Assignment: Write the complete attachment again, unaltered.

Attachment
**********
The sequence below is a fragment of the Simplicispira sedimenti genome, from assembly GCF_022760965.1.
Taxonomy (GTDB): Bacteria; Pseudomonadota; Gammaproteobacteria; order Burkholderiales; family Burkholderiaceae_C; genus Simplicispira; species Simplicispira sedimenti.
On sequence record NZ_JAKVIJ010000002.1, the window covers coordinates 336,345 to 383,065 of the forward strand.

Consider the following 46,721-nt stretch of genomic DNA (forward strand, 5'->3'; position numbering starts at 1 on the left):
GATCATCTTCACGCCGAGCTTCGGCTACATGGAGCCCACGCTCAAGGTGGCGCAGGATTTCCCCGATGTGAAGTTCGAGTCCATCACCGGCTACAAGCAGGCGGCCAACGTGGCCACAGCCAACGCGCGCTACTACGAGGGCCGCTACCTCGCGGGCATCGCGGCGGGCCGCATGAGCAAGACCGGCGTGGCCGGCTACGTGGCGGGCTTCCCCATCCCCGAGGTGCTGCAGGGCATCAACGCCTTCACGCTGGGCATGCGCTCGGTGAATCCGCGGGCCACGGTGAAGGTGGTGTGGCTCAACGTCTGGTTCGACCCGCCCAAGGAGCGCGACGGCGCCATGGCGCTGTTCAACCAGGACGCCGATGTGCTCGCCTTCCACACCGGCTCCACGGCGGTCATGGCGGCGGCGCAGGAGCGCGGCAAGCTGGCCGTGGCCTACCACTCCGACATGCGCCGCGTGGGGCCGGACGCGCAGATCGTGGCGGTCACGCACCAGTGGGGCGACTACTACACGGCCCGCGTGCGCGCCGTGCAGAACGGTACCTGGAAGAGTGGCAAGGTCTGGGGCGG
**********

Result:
The sequence below is a fragment of the Simplicispira sedimenti genome, from assembly GCF_022760965.1.
Taxonomy (GTDB): Bacteria; Pseudomonadota; Gammaproteobacteria; order Burkholderiales; family Burkholderiaceae_C; genus Simplicispira; species Simplicispira sedimenti.
On sequence record NZ_JAKVIJ010000002.1, the window covers coordinates 336,345 to 383,065 of the forward strand.

Consider the following 46,721-nt stretch of genomic DNA (forward strand, 5'->3'; position numbering starts at 1 on the left):
GATCATCTTCACGCCGAGCTTCGGCTACATGGAGCCCACGCTCAAGGTGGCGCAGGATTTCCCCGATGTGAAGTTCGAGTCCATCACCGGCTACAAGCAGGCGGCCAACGTGGCCACAGCCAACGCGCGCTACTACGAGGGCCGCTACCTCGCGGGCATCGCGGCGGGCCGCATGAGCAAGACCGGCGTGGCCGGCTACGTGGCGGGCTTCCCCATCCCCGAGGTGCTGCAGGGCATCAACGCCTTCACGCTGGGCATGCGCTCGGTGAATCCGCGGGCCACGGTGAAGGTGGTGTGGCTCAACGTCTGGTTCGACCCGCCCAAGGAGCGCGACGGCGCCATGGCGCTGTTCAACCAGGACGCCGATGTGCTCGCCTTCCACACCGGCTCCACGGCGGTCATGGCGGCGGCGCAGGAGCGCGGCAAGCTGGCCGTGGCCTACCACTCCGACATGCGCCGCGTGGGGCCGGACGCGCAGATCGTGGCGGTCACGCACCAGTGGGGCGACTACTACACGGCCCGCGTGCGCGCCGTGCAGAACGGTACCTGGAAGAGTGGCAAGGTCTGGGGCGG